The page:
Figure 3: Delay Routine
The malware then checks to determine the privileges assigned to the user running on the system. If the current user running the malicious process is not an administrator the malware will terminate execution.
Figure 4: Privilege Check
If the user executing the malware does have administrative privileges on the infected system, SeDebugPrivilege is enabled for the process. The malware then reads the value of 'InstallID' which is stored in the following registry location:
If this value does not exist, the malware creates it using '((rand()*rand() ^ GetTickCount())'.
Once the aforementioned activities have been performed, the malware then begins profiling the system and gathering system information which is later transmitted to the C2 server. System information is stored in the following data structure:
Figure 5: CCBkdr_System_Information Data Structure
Once the system information has been collected, it is encrypted and then encoded using modified Base64. The malware then establishes a Command and Control (C2) channel as described in the following section.
Command and Control (C2)
While analyzing this malware, Talos identified what appears to be a software bug present in the malicious code related to the C2 function. The sample that Talos analyzed reads a DGA computed IP address located in the following registry location, but currently does nothing with it:
It is unknown what the purpose of this IP address is at this time, as the malware does not appear to make use of it during subsequent operations. In any event, once the previously mentioned system information has been collected and prepared for transmission to the C2 server, the malware will then attempt to transmit it using an HTTPS POST request to 216[.]126[.]225[.]148. The HTTPS communications leverage a hardcoded HTTP Host header that is set to speccy[.]piriform[.]com, a legitimate platform which is also created by Piriform for hardware monitoring. This could make dynamic analysis more difficult as the domain would appear to be legitimate and perhaps even expected depending on the victim infrastructure. The requests also leverage HTTPS but ignore all security errors as the server currently returns a self-signed SSL certificate that was issued to the subdomain defined in the Host header field. In cases where no response is received from the C2 server, the malware then fails back to a Domain Generation Algorithm (DGA) as described in the section 'Domain Generation Algorithm' of this post.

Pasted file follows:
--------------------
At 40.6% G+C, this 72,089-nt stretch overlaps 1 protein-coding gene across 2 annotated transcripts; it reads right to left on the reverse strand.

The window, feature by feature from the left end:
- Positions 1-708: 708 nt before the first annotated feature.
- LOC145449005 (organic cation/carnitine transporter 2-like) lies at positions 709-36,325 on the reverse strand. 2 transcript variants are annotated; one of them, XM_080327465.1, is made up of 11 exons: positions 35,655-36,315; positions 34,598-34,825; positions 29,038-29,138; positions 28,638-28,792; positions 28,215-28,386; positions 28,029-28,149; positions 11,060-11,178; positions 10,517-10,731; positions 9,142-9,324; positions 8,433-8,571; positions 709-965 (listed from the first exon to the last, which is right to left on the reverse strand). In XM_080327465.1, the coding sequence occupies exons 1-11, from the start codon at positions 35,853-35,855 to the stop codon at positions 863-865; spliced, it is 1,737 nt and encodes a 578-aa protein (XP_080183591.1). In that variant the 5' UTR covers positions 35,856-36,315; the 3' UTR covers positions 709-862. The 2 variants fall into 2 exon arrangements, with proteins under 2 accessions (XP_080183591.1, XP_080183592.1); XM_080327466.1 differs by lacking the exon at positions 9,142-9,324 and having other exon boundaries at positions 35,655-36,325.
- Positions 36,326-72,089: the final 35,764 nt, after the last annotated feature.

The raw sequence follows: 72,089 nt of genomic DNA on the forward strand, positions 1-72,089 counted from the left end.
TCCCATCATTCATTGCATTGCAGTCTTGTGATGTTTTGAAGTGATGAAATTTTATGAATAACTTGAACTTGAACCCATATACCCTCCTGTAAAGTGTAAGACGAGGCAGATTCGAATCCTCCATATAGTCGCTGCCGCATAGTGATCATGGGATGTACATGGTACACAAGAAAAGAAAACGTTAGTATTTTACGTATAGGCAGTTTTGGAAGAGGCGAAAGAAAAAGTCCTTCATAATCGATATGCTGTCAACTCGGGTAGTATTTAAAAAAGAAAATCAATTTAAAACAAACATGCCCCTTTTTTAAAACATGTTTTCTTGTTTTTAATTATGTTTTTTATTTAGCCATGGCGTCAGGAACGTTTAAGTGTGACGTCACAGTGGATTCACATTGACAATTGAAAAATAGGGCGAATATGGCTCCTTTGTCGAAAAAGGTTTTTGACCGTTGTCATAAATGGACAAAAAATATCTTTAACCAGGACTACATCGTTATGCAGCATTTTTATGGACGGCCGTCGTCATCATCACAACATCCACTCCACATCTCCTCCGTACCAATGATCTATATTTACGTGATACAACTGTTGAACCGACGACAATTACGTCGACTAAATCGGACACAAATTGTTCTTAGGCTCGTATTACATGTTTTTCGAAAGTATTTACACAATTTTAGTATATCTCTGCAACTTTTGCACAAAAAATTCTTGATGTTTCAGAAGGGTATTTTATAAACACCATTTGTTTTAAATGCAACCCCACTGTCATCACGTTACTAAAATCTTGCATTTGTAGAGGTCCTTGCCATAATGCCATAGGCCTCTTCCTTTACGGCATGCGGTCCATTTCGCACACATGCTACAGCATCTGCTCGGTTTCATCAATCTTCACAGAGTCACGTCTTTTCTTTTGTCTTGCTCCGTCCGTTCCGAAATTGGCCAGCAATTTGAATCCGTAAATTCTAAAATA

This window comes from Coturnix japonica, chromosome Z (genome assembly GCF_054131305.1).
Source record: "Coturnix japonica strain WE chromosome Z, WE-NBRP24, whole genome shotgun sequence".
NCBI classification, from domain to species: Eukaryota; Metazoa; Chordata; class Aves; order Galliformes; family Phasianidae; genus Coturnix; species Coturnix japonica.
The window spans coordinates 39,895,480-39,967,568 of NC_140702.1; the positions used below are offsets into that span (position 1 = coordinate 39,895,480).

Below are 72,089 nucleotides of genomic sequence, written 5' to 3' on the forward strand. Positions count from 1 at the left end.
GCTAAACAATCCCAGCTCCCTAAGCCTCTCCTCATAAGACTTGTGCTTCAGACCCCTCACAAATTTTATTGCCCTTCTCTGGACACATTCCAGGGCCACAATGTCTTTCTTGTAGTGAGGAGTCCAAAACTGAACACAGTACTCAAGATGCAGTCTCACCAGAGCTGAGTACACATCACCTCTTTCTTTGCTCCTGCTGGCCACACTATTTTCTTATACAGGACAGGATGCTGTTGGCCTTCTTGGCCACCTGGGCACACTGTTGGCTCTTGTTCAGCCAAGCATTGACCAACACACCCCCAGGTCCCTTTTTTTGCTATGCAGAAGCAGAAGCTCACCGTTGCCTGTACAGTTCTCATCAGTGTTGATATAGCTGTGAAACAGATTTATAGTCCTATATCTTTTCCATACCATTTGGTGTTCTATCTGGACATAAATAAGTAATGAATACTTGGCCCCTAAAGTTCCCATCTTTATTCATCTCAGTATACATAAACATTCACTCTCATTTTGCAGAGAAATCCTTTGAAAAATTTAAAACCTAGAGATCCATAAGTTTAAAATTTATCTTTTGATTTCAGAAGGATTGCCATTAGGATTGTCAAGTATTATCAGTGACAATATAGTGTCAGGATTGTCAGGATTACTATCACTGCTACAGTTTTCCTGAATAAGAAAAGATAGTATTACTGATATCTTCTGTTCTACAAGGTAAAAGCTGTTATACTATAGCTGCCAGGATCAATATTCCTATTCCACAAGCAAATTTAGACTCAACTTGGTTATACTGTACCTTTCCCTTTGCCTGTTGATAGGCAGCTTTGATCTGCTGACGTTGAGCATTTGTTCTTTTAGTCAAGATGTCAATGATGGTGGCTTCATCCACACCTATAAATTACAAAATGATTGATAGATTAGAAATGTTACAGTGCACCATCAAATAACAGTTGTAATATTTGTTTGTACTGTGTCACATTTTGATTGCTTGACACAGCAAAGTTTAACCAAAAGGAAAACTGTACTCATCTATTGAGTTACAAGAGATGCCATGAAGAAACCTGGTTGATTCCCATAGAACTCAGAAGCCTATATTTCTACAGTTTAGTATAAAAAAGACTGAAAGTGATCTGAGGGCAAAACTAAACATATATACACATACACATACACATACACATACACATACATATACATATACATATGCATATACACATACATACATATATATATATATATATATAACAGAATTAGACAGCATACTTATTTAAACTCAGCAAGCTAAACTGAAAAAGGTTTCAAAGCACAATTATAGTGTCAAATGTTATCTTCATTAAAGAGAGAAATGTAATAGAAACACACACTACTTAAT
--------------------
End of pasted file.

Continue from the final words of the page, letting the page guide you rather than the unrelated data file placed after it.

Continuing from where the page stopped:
Once a C2 server has been identified for use by the malware, it then sends the encoded data containing system profile information and stores the C2 IP address in the following registry location:
The malware then stores the value of the current system time plus two days into the following registry location:
Data received from the C2 server is then validated to confirm that the received data is in the correct format for a CCBkdr_ShellCode_Payload structure. An example is shown below:
Figure 6: CCBkdr_ShellCode_Payload Data Structure
The malware then confirms that the value of EncryptedInstallID matches the value that was previously transmitted to the C2 server. It then allocates memory for the final shellcode payload. The payload is then decoded using modified Base64 and stored into the newly allocated memory region. It is then decrypted and called with the addresses of LoadLibraryA and GetProcAddress as parameters. Once the payload has been executed, the memory is deallocated and the following registry value is set to the current system time plus seven days: